We'll only address the petrols as they are the only units destined for our market. The entry-level car is the GLB 200 which has Mercedes' familiar 1.3-litre four-cylinder turbo engine (120kW/250Nm) shared across the A- and B-Class, as well as various Renault models. In this case it's mated to a seven-speed dual-clutch automatic.
Powered again by a 2.0-litre engine, the AMG-tuned GLB ups the ante to 225kW/400Nm. (GLB 35 AMG variant pictured)
Next up is the GLB 250. The 250 is a 2.0-litre engine with significantly higher outputs (165kW/350Nm). It is offered only with Benz' '4Matic' all-wheel drive. It is offered with an eight-speed dual-clutch auto only.
Then there's the star of the petrol-powered show, the GLB 35 AMG. Powered again by a 2.0-litre engine, the AMG-tuned GLB ups the ante to 225kW/400Nm. It is offered with an AMG tuned eight-speed auto, and adds the 'Sport +' drive mode.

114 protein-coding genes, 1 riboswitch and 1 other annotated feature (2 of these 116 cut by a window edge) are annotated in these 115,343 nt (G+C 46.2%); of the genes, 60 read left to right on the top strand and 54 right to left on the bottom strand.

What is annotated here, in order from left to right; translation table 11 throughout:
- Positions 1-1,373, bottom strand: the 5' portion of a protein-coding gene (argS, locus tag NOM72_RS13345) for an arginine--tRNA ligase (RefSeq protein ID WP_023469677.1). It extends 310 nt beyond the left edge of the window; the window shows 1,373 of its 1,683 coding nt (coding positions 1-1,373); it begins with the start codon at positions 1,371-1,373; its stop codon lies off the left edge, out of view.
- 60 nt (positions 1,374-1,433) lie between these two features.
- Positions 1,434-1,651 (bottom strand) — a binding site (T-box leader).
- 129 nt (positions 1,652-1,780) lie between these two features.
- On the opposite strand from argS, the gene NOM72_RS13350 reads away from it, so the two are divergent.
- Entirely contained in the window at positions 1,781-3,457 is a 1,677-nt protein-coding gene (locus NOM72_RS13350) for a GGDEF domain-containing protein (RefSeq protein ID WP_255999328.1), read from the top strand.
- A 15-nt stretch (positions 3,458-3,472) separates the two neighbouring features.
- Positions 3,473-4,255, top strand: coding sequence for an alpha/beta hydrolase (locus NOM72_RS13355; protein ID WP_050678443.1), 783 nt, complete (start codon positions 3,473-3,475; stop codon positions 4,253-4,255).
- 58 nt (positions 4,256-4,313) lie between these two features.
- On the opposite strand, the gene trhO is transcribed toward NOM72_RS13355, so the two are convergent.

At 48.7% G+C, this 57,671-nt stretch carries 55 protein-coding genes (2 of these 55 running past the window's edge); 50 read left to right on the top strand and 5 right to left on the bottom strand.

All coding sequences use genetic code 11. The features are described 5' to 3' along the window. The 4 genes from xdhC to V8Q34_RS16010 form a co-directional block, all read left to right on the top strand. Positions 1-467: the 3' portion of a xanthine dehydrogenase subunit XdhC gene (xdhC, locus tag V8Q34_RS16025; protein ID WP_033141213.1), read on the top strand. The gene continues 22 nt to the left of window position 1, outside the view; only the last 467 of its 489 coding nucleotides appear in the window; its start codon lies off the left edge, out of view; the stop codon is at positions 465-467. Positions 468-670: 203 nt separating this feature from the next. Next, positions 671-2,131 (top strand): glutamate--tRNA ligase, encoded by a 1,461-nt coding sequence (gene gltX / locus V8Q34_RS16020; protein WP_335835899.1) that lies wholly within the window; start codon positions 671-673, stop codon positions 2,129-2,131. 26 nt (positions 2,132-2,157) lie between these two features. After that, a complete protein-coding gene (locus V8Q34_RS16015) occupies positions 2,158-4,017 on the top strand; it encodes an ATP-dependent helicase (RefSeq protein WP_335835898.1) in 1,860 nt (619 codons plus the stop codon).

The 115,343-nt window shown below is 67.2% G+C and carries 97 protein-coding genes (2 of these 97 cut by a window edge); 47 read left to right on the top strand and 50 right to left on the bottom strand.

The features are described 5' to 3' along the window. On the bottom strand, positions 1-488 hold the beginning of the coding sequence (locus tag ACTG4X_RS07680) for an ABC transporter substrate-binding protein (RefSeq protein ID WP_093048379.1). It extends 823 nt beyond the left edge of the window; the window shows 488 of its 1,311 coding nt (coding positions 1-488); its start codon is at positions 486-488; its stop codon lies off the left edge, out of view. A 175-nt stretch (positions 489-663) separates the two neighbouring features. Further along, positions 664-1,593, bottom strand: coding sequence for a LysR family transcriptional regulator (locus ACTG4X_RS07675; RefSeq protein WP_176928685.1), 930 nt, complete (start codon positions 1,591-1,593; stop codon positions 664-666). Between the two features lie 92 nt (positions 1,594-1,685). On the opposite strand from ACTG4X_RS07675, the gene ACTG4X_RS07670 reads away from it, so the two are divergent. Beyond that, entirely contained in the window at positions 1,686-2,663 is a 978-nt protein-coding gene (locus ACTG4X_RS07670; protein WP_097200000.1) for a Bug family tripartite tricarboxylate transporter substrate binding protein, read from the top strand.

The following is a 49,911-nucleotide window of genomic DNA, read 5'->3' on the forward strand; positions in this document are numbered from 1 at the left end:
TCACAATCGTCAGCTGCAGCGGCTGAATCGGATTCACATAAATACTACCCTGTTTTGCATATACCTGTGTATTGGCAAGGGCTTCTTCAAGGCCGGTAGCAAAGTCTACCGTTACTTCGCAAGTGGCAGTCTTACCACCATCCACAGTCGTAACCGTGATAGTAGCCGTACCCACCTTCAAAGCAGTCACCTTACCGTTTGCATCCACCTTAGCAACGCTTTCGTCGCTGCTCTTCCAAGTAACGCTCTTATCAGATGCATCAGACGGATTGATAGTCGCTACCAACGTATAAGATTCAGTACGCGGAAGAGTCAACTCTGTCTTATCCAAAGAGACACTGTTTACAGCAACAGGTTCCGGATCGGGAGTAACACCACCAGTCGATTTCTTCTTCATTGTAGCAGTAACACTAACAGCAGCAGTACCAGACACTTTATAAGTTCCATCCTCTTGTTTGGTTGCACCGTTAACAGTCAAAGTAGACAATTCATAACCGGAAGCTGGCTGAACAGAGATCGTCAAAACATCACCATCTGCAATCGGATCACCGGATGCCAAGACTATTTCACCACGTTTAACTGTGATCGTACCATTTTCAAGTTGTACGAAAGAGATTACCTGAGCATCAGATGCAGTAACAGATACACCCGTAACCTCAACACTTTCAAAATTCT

How much fuel does it consume? 8/10
Fuel consumption figures are as varied as the engine choices, the base GLB 200 will consume 6.2L/100km on the combined cycle, while the GLB 250 adds more than a litre to that number at 7.4L/100km, and despite its performance focus, the GLB 35 will supposedly do 7.6L/100km on the combined cycle.
Real-world figures will have to wait until we get our hands on Aussie-spec GLBs to do a fair week-long test. Stay tuned for that.
It is yet to be confirmed, but we'd be surprised if the GLB required anything less than 95RON mid-grade unleaded petrol.
What's it like to drive? 8/10
Driving the GLB was surprising. It's comfortable! It doesn't seem to matter which grade you pick, either. In fact, the GLB 35 rides the best, with its ridiculous wheels overcompensated for by impressive active dampers.